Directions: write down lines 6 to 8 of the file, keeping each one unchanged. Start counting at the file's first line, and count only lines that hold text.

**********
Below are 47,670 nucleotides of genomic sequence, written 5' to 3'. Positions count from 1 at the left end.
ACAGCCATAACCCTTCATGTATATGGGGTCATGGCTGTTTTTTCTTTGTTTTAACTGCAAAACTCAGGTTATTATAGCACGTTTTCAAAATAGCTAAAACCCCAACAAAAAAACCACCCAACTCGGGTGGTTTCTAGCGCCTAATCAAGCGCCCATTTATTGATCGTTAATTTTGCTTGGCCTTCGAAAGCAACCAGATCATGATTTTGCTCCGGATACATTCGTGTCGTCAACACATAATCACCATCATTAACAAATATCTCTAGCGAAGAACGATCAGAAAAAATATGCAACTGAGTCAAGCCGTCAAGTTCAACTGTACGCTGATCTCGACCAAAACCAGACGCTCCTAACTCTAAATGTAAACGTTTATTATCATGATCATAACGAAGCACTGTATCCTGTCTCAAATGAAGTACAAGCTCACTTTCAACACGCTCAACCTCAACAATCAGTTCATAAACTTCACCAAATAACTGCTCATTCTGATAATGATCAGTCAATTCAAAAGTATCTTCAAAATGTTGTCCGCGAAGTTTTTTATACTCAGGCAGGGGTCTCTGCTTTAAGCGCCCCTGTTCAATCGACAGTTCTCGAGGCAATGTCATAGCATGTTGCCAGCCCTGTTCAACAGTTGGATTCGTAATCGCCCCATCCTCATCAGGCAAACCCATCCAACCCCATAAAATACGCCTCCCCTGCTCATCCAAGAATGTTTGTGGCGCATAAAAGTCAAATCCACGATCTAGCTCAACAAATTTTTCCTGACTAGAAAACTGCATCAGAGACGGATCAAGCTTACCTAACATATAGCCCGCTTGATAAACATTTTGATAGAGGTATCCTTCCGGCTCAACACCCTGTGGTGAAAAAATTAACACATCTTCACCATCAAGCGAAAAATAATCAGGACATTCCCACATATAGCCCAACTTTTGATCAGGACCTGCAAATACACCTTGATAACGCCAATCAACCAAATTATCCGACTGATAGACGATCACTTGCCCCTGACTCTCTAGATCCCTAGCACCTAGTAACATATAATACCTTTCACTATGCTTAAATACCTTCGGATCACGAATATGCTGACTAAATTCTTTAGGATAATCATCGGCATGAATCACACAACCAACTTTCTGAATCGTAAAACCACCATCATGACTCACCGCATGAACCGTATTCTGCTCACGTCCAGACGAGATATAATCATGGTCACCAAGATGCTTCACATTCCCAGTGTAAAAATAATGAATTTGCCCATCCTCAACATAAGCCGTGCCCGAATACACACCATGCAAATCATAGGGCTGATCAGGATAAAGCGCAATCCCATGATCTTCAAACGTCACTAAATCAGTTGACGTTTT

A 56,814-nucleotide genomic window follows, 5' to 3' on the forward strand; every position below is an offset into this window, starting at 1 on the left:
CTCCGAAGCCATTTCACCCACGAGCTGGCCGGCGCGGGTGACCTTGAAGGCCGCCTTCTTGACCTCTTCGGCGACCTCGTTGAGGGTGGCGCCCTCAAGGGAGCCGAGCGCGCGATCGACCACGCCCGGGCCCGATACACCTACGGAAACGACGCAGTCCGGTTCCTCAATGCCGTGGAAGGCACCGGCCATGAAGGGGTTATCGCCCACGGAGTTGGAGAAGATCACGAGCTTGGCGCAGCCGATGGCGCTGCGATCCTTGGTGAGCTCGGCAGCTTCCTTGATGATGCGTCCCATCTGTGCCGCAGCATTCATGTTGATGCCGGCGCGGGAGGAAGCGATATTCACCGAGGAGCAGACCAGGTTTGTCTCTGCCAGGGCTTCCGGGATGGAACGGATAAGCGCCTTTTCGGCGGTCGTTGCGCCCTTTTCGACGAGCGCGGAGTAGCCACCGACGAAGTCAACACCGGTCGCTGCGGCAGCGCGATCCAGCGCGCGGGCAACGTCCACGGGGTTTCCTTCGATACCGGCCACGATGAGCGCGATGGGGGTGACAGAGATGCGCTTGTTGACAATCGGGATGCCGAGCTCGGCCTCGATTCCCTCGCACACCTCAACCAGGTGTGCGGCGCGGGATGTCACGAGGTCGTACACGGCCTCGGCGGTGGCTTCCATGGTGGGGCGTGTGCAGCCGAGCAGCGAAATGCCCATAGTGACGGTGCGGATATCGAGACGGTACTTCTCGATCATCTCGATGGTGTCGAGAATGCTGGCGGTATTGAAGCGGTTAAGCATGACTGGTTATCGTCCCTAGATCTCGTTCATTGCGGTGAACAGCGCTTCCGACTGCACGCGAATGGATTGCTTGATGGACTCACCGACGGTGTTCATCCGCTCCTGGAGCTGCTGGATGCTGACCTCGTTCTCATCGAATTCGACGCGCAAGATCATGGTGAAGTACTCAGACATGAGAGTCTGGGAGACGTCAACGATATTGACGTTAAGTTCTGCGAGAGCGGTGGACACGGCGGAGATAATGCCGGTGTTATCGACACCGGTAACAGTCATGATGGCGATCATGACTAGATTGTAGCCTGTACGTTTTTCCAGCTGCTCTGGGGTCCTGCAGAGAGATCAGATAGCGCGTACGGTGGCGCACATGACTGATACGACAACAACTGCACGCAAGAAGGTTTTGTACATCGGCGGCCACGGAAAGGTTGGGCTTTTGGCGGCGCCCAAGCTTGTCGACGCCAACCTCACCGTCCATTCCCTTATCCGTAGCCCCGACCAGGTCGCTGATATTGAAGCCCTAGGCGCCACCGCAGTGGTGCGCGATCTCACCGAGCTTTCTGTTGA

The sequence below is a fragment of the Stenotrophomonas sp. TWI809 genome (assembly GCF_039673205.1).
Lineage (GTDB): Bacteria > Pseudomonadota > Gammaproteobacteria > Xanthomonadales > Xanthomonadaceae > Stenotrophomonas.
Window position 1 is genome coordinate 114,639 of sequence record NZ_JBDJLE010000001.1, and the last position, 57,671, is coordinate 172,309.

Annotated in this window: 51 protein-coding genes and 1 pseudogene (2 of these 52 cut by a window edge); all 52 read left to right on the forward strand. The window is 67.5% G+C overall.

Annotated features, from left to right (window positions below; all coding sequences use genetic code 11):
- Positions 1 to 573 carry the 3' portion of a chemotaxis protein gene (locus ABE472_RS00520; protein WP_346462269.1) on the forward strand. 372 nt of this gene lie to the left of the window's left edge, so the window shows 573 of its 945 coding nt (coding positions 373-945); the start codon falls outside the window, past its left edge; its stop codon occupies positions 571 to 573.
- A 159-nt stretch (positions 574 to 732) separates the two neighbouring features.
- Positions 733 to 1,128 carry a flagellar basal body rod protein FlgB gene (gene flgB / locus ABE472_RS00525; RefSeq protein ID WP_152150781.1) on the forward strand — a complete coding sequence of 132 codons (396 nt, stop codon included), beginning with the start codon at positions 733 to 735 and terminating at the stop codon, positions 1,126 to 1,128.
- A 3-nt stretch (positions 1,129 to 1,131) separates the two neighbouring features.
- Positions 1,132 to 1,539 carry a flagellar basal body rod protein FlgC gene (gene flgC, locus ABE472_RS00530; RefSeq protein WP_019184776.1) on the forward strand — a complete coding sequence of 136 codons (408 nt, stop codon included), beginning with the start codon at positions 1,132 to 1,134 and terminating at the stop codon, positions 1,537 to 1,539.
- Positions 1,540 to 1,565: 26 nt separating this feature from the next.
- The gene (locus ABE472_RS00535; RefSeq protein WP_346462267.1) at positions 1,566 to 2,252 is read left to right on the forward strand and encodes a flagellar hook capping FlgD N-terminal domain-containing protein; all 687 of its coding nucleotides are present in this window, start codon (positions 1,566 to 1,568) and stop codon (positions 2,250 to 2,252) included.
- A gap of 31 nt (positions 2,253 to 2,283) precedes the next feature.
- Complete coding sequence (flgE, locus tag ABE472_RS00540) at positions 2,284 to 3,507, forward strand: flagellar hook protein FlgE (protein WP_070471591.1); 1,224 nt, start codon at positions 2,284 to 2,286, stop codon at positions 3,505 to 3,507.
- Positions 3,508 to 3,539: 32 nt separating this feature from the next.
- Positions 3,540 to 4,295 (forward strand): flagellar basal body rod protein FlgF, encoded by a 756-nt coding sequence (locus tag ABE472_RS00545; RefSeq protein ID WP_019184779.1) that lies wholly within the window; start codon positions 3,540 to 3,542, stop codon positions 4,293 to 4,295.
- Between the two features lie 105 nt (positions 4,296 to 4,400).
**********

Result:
Lineage (GTDB): Bacteria > Pseudomonadota > Gammaproteobacteria > Xanthomonadales > Xanthomonadaceae > Stenotrophomonas.
Window position 1 is genome coordinate 114,639 of sequence record NZ_JBDJLE010000001.1, and the last position, 57,671, is coordinate 172,309.

Annotated in this window: 51 protein-coding genes and 1 pseudogene (2 of these 52 cut by a window edge); all 52 read left to right on the forward strand. The window is 67.5% G+C overall.